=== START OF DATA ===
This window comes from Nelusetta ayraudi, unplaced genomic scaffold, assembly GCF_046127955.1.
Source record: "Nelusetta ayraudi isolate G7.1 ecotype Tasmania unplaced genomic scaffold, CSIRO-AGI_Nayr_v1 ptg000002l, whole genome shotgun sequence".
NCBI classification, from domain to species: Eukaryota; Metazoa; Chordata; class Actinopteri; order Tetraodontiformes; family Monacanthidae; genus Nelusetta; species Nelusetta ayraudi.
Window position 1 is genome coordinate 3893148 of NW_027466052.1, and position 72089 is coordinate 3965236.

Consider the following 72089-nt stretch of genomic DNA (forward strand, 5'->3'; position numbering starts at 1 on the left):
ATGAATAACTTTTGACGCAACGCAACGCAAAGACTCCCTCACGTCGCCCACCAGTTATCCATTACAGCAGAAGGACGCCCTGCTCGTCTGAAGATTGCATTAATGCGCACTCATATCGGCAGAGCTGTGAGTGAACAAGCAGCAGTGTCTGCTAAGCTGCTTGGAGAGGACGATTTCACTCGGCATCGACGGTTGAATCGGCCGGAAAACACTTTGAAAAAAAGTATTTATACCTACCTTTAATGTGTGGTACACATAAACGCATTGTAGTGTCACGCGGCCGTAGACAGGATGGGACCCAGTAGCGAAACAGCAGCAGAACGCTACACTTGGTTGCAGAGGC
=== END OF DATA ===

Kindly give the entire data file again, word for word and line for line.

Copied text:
This window comes from Nelusetta ayraudi, unplaced genomic scaffold, assembly GCF_046127955.1.
Source record: "Nelusetta ayraudi isolate G7.1 ecotype Tasmania unplaced genomic scaffold, CSIRO-AGI_Nayr_v1 ptg000002l, whole genome shotgun sequence".
NCBI classification, from domain to species: Eukaryota; Metazoa; Chordata; class Actinopteri; order Tetraodontiformes; family Monacanthidae; genus Nelusetta; species Nelusetta ayraudi.
Window position 1 is genome coordinate 3893148 of NW_027466052.1, and position 72089 is coordinate 3965236.

Consider the following 72089-nt stretch of genomic DNA (forward strand, 5'->3'; position numbering starts at 1 on the left):
ATGAATAACTTTTGACGCAACGCAACGCAAAGACTCCCTCACGTCGCCCACCAGTTATCCATTACAGCAGAAGGACGCCCTGCTCGTCTGAAGATTGCATTAATGCGCACTCATATCGGCAGAGCTGTGAGTGAACAAGCAGCAGTGTCTGCTAAGCTGCTTGGAGAGGACGATTTCACTCGGCATCGACGGTTGAATCGGCCGGAAAACACTTTGAAAAAAAGTATTTATACCTACCTTTAATGTGTGGTACACATAAACGCATTGTAGTGTCACGCGGCCGTAGACAGGATGGGACCCAGTAGCGAAACAGCAGCAGAACGCTACACTTGGTTGCAGAGGC